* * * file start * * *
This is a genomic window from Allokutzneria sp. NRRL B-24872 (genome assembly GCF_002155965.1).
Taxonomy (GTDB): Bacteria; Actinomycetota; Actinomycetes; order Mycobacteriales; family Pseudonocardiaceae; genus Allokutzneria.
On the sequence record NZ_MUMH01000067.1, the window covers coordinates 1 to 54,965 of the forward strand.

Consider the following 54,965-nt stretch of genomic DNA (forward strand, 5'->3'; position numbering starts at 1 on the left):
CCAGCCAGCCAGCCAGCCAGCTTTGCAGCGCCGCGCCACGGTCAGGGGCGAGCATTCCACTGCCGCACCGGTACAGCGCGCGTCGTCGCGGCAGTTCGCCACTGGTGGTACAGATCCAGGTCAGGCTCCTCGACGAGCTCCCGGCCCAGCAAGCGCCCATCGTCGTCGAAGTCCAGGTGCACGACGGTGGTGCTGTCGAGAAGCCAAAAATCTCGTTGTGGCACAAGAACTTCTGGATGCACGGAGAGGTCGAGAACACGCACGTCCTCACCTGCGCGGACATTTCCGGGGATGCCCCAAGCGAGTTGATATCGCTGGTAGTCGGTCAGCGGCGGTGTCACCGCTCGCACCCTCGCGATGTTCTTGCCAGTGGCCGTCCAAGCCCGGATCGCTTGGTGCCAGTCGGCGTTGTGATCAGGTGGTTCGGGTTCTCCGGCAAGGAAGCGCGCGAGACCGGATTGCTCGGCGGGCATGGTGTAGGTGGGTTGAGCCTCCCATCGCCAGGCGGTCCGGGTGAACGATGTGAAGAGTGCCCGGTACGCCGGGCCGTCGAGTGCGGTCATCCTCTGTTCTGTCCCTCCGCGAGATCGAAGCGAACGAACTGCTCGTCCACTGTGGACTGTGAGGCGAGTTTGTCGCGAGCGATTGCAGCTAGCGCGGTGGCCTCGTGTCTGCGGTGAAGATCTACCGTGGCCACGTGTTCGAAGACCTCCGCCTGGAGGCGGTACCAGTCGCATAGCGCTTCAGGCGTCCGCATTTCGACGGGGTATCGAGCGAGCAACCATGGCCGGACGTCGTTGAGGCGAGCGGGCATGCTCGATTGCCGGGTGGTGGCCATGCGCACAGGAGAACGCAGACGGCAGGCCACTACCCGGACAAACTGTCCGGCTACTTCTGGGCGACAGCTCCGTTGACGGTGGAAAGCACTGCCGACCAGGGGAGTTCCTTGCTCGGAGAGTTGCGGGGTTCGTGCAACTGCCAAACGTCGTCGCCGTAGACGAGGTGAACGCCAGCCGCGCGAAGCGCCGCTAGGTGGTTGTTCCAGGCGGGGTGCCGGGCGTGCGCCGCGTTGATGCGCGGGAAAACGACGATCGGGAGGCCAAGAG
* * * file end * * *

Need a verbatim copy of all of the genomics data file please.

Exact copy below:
This is a genomic window from Allokutzneria sp. NRRL B-24872 (genome assembly GCF_002155965.1).
Taxonomy (GTDB): Bacteria; Actinomycetota; Actinomycetes; order Mycobacteriales; family Pseudonocardiaceae; genus Allokutzneria.
On the sequence record NZ_MUMH01000067.1, the window covers coordinates 1 to 54,965 of the forward strand.

Consider the following 54,965-nt stretch of genomic DNA (forward strand, 5'->3'; position numbering starts at 1 on the left):
CCAGCCAGCCAGCCAGCCAGCTTTGCAGCGCCGCGCCACGGTCAGGGGCGAGCATTCCACTGCCGCACCGGTACAGCGCGCGTCGTCGCGGCAGTTCGCCACTGGTGGTACAGATCCAGGTCAGGCTCCTCGACGAGCTCCCGGCCCAGCAAGCGCCCATCGTCGTCGAAGTCCAGGTGCACGACGGTGGTGCTGTCGAGAAGCCAAAAATCTCGTTGTGGCACAAGAACTTCTGGATGCACGGAGAGGTCGAGAACACGCACGTCCTCACCTGCGCGGACATTTCCGGGGATGCCCCAAGCGAGTTGATATCGCTGGTAGTCGGTCAGCGGCGGTGTCACCGCTCGCACCCTCGCGATGTTCTTGCCAGTGGCCGTCCAAGCCCGGATCGCTTGGTGCCAGTCGGCGTTGTGATCAGGTGGTTCGGGTTCTCCGGCAAGGAAGCGCGCGAGACCGGATTGCTCGGCGGGCATGGTGTAGGTGGGTTGAGCCTCCCATCGCCAGGCGGTCCGGGTGAACGATGTGAAGAGTGCCCGGTACGCCGGGCCGTCGAGTGCGGTCATCCTCTGTTCTGTCCCTCCGCGAGATCGAAGCGAACGAACTGCTCGTCCACTGTGGACTGTGAGGCGAGTTTGTCGCGAGCGATTGCAGCTAGCGCGGTGGCCTCGTGTCTGCGGTGAAGATCTACCGTGGCCACGTGTTCGAAGACCTCCGCCTGGAGGCGGTACCAGTCGCATAGCGCTTCAGGCGTCCGCATTTCGACGGGGTATCGAGCGAGCAACCATGGCCGGACGTCGTTGAGGCGAGCGGGCATGCTCGATTGCCGGGTGGTGGCCATGCGCACAGGAGAACGCAGACGGCAGGCCACTACCCGGACAAACTGTCCGGCTACTTCTGGGCGACAGCTCCGTTGACGGTGGAAAGCACTGCCGACCAGGGGAGTTCCTTGCTCGGAGAGTTGCGGGGTTCGTGCAACTGCCAAACGTCGTCGCCGTAGACGAGGTGAACGCCAGCCGCGCGAAGCGCCGCTAGGTGGTTGTTCCAGGCGGGGTGCCGGGCGTGCGCCGCGTTGATGCGCGGGAAAACGACGATCGGGAGGCCAAGAG